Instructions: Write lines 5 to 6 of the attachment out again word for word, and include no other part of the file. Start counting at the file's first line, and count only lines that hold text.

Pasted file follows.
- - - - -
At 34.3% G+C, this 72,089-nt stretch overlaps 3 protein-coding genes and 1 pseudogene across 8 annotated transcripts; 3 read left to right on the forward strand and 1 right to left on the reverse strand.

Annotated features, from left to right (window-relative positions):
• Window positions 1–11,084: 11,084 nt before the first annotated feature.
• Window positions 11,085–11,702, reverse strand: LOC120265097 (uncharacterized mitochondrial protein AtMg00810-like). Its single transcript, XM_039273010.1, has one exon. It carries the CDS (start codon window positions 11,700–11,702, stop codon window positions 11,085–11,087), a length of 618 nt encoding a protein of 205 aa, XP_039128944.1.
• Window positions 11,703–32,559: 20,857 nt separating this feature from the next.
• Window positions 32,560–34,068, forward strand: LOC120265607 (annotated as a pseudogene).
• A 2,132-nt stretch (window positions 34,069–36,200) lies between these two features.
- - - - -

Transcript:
• Window positions 11,703–32,559: 20,857 nt separating this feature from the next.
• Window positions 32,560–34,068, forward strand: LOC120265607 (annotated as a pseudogene).